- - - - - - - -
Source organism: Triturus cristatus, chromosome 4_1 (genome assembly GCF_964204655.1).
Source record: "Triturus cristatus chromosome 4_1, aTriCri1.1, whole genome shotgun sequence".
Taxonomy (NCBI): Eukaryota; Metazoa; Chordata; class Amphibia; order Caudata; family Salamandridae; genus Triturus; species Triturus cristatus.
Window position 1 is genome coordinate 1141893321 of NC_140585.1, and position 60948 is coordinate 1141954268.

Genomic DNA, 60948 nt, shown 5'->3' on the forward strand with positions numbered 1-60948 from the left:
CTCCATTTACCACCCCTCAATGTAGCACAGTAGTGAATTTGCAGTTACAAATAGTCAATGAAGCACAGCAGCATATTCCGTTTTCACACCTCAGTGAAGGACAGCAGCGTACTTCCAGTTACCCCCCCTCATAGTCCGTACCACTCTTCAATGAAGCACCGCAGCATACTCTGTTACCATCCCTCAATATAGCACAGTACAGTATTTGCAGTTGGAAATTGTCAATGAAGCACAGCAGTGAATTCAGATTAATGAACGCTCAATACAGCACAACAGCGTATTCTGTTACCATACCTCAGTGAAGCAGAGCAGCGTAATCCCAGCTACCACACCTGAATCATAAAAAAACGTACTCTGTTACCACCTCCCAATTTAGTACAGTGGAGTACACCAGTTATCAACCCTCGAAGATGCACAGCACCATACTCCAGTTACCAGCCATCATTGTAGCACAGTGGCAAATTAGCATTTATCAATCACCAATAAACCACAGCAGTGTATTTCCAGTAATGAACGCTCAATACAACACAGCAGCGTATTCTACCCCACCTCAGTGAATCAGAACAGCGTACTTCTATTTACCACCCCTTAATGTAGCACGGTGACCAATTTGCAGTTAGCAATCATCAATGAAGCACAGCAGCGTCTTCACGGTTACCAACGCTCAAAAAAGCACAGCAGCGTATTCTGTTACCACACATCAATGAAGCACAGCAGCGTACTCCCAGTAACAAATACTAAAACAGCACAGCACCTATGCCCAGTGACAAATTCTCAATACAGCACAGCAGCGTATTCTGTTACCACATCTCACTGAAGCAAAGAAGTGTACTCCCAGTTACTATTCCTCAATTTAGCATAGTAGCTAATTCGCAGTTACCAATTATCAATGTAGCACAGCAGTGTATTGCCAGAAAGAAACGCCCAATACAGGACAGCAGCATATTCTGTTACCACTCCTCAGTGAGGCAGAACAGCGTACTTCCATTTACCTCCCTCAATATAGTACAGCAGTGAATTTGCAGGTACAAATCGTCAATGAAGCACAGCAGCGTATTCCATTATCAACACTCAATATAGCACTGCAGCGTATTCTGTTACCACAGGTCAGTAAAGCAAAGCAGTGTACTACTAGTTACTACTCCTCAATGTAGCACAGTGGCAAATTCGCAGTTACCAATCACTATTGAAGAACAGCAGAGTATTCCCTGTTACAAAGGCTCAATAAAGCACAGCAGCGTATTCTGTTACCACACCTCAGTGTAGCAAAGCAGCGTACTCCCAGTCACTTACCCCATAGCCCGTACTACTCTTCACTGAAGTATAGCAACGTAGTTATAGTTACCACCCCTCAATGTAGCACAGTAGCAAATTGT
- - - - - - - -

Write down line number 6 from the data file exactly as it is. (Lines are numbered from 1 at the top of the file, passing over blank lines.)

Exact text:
CTCCATTTACCACCCCTCAATGTAGCACAGTAGTGAATTTGCAGTTACAAATAGTCAATGAAGCACAGCAGCATATTCCGTTTTCACACCTCAGTGAAGGACAGCAGCGTACTTCCAGTTACCCCCCCTCATAGTCCGTACCACTCTTCAATGAAGCACCGCAGCATACTCTGTTACCATCCCTCAATATAGCACAGTACAGTATTTGCAGTTGGAAATTGTCAATGAAGCACAGCAGTGAATTCAGATTAATGAACGCTCAATACAGCACAACAGCGTATTCTGTTACCATACCTCAGTGAAGCAGAGCAGCGTAATCCCAGCTACCACACCTGAATCATAAAAAAACGTACTCTGTTACCACCTCCCAATTTAGTACAGTGGAGTACACCAGTTATCAACCCTCGAAGATGCACAGCACCATACTCCAGTTACCAGCCATCATTGTAGCACAGTGGCAAATTAGCATTTATCAATCACCAATAAACCACAGCAGTGTATTTCCAGTAATGAACGCTCAATACAACACAGCAGCGTATTCTACCCCACCTCAGTGAATCAGAACAGCGTACTTCTATTTACCACCCCTTAATGTAGCACGGTGACCAATTTGCAGTTAGCAATCATCAATGAAGCACAGCAGCGTCTTCACGGTTACCAACGCTCAAAAAAGCACAGCAGCGTATTCTGTTACCACACATCAATGAAGCACAGCAGCGTACTCCCAGTAACAAATACTAAAACAGCACAGCACCTATGCCCAGTGACAAATTCTCAATACAGCACAGCAGCGTATTCTGTTACCACATCTCACTGAAGCAAAGAAGTGTACTCCCAGTTACTATTCCTCAATTTAGCATAGTAGCTAATTCGCAGTTACCAATTATCAATGTAGCACAGCAGTGTATTGCCAGAAAGAAACGCCCAATACAGGACAGCAGCATATTCTGTTACCACTCCTCAGTGAGGCAGAACAGCGTACTTCCATTTACCTCCCTCAATATAGTACAGCAGTGAATTTGCAGGTACAAATCGTCAATGAAGCACAGCAGCGTATTCCATTATCAACACTCAATATAGCACTGCAGCGTATTCTGTTACCACAGGTCAGTAAAGCAAAGCAGTGTACTACTAGTTACTACTCCTCAATGTAGCACAGTGGCAAATTCGCAGTTACCAATCACTATTGAAGAACAGCAGAGTATTCCCTGTTACAAAGGCTCAATAAAGCACAGCAGCGTATTCTGTTACCACACCTCAGTGTAGCAAAGCAGCGTACTCCCAGTCACTTACCCCATAGCCCGTACTACTCTTCACTGAAGTATAGCAACGTAGTTATAGTTACCACCCCTCAATGTAGCACAGTAGCAAATTGT